|The Weather Forecast is being put out to tender.|
So the Meteorological Office has lost its contract with the BBC to provide and present the weather forecast. After 96 years, it seems it isn't cheap enough so the BBC are "going out to tender" to get better value for money.
Now, there have been a few spectacular mistakes over the years - viz of course Michael Fish's infamous reassurance that there was no hurricane coming in 1987, just before half the country was submerged in gales and floods of supposedly biblical proportions. But the science of weather has improved massively over the decades and the Met, itself a public body, has a global reputation as a paragon of good practice.
However, we live in Neoliberal Land, so, as with nearly everything now, even the weather has to be outsourced. Given that most public service contracts have a supposed split of 60% of the decision being made on quality of service and 40% on price (no one seems able to explain quite how that works in practice), the bids put against the tender may make interesting reading. Who will be putting them in? After all, there's not another Met Office out there and we are more likely to see some commercial organisation take it over. Indeed, on the ITV channels we already see that "the weather is sponsored by" a whole range of private companies - none of whom seem to be very successful at improving the climate.
What might we have ahead of us?
The Sun would be an obvious sponsor for the weather - but in Britain, could they deliver? Amazon could provide us a forecast of warm winds offshore, while the ubiquitous Crapita could give up half way through the shipping forecast when it turns out to be just a bit too difficult for the guy with the tea leaves to be sure if millions of tons of maritime capital should set sail or not.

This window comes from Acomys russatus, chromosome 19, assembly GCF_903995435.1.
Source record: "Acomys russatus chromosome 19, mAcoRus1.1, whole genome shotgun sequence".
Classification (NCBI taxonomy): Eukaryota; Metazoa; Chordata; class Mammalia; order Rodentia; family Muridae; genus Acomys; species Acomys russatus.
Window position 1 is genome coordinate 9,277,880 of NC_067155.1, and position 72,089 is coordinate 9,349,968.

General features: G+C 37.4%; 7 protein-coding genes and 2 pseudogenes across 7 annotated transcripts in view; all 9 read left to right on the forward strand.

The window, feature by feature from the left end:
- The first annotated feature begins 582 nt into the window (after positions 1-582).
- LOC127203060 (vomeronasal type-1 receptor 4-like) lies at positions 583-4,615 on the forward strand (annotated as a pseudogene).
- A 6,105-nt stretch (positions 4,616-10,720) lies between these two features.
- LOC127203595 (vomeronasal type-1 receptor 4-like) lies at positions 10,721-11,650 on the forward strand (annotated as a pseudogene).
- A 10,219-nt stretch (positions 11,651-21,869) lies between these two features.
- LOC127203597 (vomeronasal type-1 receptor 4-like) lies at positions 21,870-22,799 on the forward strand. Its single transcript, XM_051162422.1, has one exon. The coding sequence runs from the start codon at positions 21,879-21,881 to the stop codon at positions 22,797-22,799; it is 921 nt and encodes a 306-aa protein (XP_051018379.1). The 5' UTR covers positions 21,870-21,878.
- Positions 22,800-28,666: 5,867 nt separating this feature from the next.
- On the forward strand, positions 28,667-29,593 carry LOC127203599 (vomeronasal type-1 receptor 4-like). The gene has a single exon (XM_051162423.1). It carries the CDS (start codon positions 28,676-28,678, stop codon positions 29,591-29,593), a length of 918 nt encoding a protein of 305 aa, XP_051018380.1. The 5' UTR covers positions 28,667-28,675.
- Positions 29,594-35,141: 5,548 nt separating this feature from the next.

Typically, when there was no public weather forecast, in 1854, the Government's Board of Trade established the Met as a public service to private maritime companies. Now, with the entire nation benefiting, it is time to sell it off, except that, as has been the case with most privatisation, privately outsourced weather forecasting is highly unlikely to match the Met. This has already been signalled by the fact that when it really counts, the BBC has given up on its new franchisees before they are even known. For severe weather events, it seems, the Corporation will still use the Met forecasts.
However, a concering coda, highlighted by Green Party Energy Speaker Cllr Andrew Cooper, is whether the BBC, now under massive pressure from the Tory Government on a range of issues from funding to editorial, will continue to look to the Met's global leadership on global warming. With a recent programme by rightwing commentator Quentin Letts controversially subverting the Met Office on this very issue with, to say the least, a questionable range of "information", there is a real concern that this major step will undermine the struggle for our planet's future.
What is more public than the weather and providing accurate information on its effects on everything from growing our food to what clothes to wear on a morning? And what should be less commodifiable by profit-seekers than our climate? But, in truth, who is surprised by this latest auctioning off of our society's assets?
So here is the Forecast -
Income swelling and heavy showers of profits expected in City areas. Dividends, good.
Severe public service failure across the UK. Imminent.
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